How did you learn to play? How has the pattern changed?

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Andy Stoker
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How did you learn to play? How has the pattern changed?

Post by Andy Stoker » Wed Dec 24, 2014 12:16 pm

Groupon has just offered me a reduced price on-line course to learn to play chess. (https://excelwithbusiness.com/home/pages/courses) I wonder how many people learn this way - any data?

I taught myself with Bott and Morrison - have never had the benefit of any teacher or coach (evident in mediocre achievements).

How did you learn? What / who helped you learn most? (Book, teacher, tournament opportunity...)

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JustinHorton
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Re: How did you learn to play? How has the pattern changed?

Post by JustinHorton » Wed Dec 24, 2014 12:28 pm

I can't actually remember for sure, though I'd be amazed if my father didn't teach me.

I had Bott and Morrison too though.
"Do you play chess?"
"Yes, but I prefer a game with a better chance of cheating."

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stevencarr

Re: How did you learn to play? How has the pattern changed?

Post by stevencarr » Wed Dec 24, 2014 1:56 pm

I had Bott and Morrison - 'Chess for Children'. The section on good opening practice is really bad. But otherwise, it was a good book.

After reading the book, I was hampered for 2 years by not being able to afford a chess set. I'm pretty sure that slowed down my development.

I never got the Brian Eley book - 'Grooming the chess champions of tomorrow.' (If the moderator wants to delete this post, I would understand)
Last edited by stevencarr on Wed Dec 24, 2014 1:58 pm, edited 1 time in total.

stevencarr

Re: How did you learn to play? How has the pattern changed?

Post by stevencarr » Wed Dec 24, 2014 1:57 pm

BTW, who were Bott and Morrison? Were they famous chess players of the 40's?

Andy Stoker
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Re: How did you learn to play? How has the pattern changed?

Post by Andy Stoker » Wed Dec 24, 2014 2:07 pm

I thought Bott and Morrison were school teachers, rather than high achievers as players - I'm sure Mr Barden (or Mr Reuben?) can tell us.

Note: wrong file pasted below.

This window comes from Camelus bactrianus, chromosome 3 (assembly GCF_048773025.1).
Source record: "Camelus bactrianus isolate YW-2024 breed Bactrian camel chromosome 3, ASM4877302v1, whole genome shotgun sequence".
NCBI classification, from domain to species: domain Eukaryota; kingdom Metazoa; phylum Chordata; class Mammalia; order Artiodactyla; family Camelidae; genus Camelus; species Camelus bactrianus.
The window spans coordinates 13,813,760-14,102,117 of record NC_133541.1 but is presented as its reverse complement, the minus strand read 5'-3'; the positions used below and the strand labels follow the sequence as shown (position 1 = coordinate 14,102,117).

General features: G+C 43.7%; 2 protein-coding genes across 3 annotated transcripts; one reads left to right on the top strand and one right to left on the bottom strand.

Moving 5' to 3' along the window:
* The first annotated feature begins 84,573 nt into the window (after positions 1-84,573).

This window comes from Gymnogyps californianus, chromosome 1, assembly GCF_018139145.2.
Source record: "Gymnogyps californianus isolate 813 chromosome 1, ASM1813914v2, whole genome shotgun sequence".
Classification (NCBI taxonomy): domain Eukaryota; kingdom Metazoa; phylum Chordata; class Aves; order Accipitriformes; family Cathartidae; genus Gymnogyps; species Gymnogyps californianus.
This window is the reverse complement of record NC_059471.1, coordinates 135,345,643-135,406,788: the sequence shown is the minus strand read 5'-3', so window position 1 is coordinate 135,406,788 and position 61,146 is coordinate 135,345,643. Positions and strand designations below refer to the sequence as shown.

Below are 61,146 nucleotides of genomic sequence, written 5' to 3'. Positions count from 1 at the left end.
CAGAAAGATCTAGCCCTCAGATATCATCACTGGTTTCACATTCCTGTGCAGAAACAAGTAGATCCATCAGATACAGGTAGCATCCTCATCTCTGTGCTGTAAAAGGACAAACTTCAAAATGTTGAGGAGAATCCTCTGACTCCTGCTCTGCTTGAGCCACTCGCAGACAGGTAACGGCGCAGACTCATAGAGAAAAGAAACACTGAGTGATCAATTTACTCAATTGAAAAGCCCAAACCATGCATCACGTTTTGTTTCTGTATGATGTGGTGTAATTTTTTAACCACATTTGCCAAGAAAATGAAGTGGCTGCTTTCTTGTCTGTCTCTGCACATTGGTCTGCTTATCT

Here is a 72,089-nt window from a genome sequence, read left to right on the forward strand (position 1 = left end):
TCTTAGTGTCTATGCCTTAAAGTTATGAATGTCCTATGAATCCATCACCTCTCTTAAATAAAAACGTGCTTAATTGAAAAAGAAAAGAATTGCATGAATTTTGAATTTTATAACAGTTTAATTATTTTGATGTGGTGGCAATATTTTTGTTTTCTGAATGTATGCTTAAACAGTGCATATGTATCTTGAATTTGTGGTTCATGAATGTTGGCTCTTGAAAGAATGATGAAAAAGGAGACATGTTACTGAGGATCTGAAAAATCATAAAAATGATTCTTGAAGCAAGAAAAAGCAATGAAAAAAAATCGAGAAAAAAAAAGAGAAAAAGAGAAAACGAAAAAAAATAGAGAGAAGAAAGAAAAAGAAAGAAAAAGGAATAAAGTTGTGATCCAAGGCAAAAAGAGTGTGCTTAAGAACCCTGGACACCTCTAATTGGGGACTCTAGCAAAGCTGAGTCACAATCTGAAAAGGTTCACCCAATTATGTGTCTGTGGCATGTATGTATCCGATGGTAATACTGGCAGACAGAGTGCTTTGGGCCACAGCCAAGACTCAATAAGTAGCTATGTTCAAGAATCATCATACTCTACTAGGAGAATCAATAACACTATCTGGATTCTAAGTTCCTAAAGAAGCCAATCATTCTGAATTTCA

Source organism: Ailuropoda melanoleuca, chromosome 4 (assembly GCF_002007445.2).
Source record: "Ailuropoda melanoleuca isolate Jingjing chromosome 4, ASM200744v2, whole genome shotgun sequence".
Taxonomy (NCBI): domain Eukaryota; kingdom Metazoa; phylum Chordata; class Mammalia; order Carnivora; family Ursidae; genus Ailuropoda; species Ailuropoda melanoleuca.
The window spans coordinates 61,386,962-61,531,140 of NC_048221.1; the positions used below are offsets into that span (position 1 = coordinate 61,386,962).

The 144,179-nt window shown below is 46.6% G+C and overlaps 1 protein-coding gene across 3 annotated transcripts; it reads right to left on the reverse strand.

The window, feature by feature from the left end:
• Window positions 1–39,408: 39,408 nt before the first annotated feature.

Ah, yes, the set ... I wrote the names of the pieces on squares of paper and used the draughts board.

I had to teach my parents in order to get a game.

Paul Habershon
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Re: How did you learn to play? How has the pattern changed?

Post by Paul Habershon » Wed Dec 24, 2014 2:58 pm

Andy Stoker wrote:Groupon has just offered me a reduced price on-line course to learn to play chess. (https://excelwithbusiness.com/home/pages/courses) I wonder how many people learn this way - any data?

I taught myself with Bott and Morrison - have never had the benefit of any teacher or coach (evident in mediocre achievements).

How did you learn? What / who helped you learn most? (Book, teacher, tournament opportunity...)
When I was 6 or 7 years old (1952/53) I found my father's copy of 'Chess Lessons for Beginners' by the Reverend E E Cunnington. This book makes no attempt to explain how each chess man moves; it consists merely of 22 annotated games. However, I was fascinated by the diagrams. Not knowing chess, I got my father to explain the descriptive notation (not how the pieces moved). There must have been a chess or draughts board available because I then fashioned my own chess set by writing the piece names on bits of paper and moved them according to the notation with the sole aim of reaching the next diagram with the correct position. That must be how I learned the moves.

I'm sure now that my father had his own chess set in the house but probably did not trust me with it. However, it wasn't long before he returned from work with a basic wooden set, much to my delight. Beginners' moves were thus not the main part of my early chess experience because I spent far more hours playing over games from books than I did over the board against my father. I was thirteen before I attended a school with a chess club. Fortunately there was a club player on the staff who brought in copies of B H Wood's 'Chess' magazine and I became hooked playing dozens of games in its Junior Postal Chess Club. I feel sure that this is what helped me most. At a higher level, I think it is said that Paul Keres benefited similarly from correspondence chess. Goodness me! What havoc internet chess would have played with my academic studies!

Paul Buswell
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Re: How did you learn to play? How has the pattern changed?

Post by Paul Buswell » Wed Dec 24, 2014 4:15 pm

I was taught by a friend of similar age at his home when I was maybe 9 or 10 (though it might have been later); no books or anything. Then attended a chess club at grammar school (early 1960s).